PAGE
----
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Thinking Globally About Criminal Justice Research: An American Perspective

NCJ Number
Date Published
January 1995
12 pages
In a 1995 presentation to the Police College of Baden Wurtenberg, Germany, the Director of the National Institute of Justice (NIJ) indicated his agency's commitment to becoming a full partner in the global dialogue on crime problems and crime prevention.
He focused on criminal justice research, recent developments in the changing world of information technology and the sharing of criminal justice research, and the emerging police role in democratic societies. Particular attention was paid to the commitment of the Federal Government to invest the necessary resources to reduce crime; the importance of research and evaluation; innovations supported by the Violent Crime Control and Law Enforcement Act of 1994 in the areas of community policing, violence against women, boot camps, and drug courts; and research priorities related to juvenile handgun violence, sentencing and punishment, and the relationship between drugs and crime. In the area of information technology, the NIJ Director discussed features of the National Criminal Justice Reference Service, especially its international document exchange function. He also spoke about the implications of community policing for problem-solving in democratic societies around the world.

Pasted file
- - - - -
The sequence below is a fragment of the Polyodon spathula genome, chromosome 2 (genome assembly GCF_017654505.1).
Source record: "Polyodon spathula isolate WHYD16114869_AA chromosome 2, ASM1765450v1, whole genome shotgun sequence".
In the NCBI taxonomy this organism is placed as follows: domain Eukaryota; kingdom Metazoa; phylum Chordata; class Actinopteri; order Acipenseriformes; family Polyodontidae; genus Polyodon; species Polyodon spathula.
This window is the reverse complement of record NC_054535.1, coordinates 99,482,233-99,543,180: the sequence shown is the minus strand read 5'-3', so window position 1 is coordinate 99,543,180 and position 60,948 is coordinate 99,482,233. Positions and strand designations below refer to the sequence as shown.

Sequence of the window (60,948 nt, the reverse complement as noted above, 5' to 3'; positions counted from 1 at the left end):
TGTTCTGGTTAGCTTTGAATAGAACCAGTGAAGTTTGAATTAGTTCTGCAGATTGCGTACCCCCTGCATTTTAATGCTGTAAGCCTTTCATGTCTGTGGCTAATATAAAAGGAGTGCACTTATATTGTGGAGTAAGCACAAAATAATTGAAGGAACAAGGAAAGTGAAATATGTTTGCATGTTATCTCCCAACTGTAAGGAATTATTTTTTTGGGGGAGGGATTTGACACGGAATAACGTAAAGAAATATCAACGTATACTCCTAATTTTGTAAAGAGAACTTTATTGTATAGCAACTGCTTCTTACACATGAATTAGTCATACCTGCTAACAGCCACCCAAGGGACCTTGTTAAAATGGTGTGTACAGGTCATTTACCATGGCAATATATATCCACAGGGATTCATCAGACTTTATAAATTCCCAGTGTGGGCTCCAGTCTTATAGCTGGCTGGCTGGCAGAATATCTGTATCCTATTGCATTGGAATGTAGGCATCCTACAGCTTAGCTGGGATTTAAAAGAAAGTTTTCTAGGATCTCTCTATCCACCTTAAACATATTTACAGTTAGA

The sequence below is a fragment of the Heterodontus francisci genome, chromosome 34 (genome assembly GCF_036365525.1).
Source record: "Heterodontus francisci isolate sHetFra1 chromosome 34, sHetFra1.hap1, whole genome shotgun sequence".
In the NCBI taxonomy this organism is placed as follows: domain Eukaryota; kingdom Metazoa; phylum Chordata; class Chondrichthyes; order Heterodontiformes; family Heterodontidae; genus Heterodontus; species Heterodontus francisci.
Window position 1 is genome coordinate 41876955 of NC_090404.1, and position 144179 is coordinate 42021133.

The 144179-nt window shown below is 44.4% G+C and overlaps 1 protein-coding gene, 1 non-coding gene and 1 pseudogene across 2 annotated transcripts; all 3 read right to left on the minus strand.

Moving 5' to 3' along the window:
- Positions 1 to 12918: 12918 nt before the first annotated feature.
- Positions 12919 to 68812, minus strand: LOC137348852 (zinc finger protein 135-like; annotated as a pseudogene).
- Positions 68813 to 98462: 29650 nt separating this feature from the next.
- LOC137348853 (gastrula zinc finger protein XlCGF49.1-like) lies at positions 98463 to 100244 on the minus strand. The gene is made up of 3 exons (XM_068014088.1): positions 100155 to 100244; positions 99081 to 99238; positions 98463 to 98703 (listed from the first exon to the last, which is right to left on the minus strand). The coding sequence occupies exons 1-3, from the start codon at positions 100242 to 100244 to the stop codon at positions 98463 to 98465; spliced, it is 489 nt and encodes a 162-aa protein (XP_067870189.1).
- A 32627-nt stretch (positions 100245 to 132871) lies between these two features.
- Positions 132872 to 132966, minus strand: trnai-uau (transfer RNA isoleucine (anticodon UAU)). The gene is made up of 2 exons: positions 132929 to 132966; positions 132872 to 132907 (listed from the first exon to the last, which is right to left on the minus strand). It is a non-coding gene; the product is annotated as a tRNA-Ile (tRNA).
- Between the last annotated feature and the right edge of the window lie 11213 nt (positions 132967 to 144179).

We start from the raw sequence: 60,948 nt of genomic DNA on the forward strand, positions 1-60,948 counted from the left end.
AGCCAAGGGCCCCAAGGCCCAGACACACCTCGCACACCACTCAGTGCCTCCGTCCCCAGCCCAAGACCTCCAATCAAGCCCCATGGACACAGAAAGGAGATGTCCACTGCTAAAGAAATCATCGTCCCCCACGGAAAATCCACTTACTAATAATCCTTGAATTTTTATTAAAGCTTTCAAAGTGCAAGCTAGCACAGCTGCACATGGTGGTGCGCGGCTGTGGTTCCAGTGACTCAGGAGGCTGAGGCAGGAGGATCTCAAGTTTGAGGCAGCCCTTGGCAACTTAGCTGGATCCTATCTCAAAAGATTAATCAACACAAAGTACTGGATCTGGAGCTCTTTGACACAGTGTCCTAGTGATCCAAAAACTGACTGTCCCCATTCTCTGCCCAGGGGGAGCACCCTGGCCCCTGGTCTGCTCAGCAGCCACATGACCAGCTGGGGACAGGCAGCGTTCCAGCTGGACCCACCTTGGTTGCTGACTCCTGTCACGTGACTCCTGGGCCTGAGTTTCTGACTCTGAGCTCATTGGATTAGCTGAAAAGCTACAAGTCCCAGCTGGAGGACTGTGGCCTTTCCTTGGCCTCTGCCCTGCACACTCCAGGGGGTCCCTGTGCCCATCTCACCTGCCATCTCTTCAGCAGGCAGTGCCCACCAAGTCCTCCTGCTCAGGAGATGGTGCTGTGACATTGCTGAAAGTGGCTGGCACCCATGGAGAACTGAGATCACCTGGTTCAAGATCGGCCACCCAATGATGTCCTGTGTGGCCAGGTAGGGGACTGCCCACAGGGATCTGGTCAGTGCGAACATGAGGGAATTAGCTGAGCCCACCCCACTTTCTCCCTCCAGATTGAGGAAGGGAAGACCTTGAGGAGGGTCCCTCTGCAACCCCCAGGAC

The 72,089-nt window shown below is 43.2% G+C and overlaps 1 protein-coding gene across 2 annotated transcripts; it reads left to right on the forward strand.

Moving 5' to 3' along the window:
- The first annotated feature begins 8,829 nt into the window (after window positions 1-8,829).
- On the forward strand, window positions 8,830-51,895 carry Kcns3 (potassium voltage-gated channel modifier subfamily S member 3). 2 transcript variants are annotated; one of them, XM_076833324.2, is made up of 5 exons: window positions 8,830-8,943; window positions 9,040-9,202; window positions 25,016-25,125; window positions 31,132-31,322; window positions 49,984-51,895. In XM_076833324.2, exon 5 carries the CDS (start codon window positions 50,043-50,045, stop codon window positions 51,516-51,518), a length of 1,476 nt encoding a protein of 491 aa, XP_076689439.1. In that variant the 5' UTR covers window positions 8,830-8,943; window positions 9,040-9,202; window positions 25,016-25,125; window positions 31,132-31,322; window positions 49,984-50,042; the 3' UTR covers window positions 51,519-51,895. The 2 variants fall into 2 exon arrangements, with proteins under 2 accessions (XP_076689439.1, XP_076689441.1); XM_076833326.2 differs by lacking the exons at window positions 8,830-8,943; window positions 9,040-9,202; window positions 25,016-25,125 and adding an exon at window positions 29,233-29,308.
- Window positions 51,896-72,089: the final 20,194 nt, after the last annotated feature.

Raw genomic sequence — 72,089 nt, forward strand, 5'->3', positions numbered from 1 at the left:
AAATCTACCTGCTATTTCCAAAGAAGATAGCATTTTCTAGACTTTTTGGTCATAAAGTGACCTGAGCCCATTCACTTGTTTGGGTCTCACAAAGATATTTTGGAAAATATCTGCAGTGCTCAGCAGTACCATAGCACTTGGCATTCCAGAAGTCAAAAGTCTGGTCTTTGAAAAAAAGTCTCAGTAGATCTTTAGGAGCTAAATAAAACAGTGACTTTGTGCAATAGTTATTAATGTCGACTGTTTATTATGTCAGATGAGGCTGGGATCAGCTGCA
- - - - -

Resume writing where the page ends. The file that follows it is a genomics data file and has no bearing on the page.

Date Published: January 1, 1995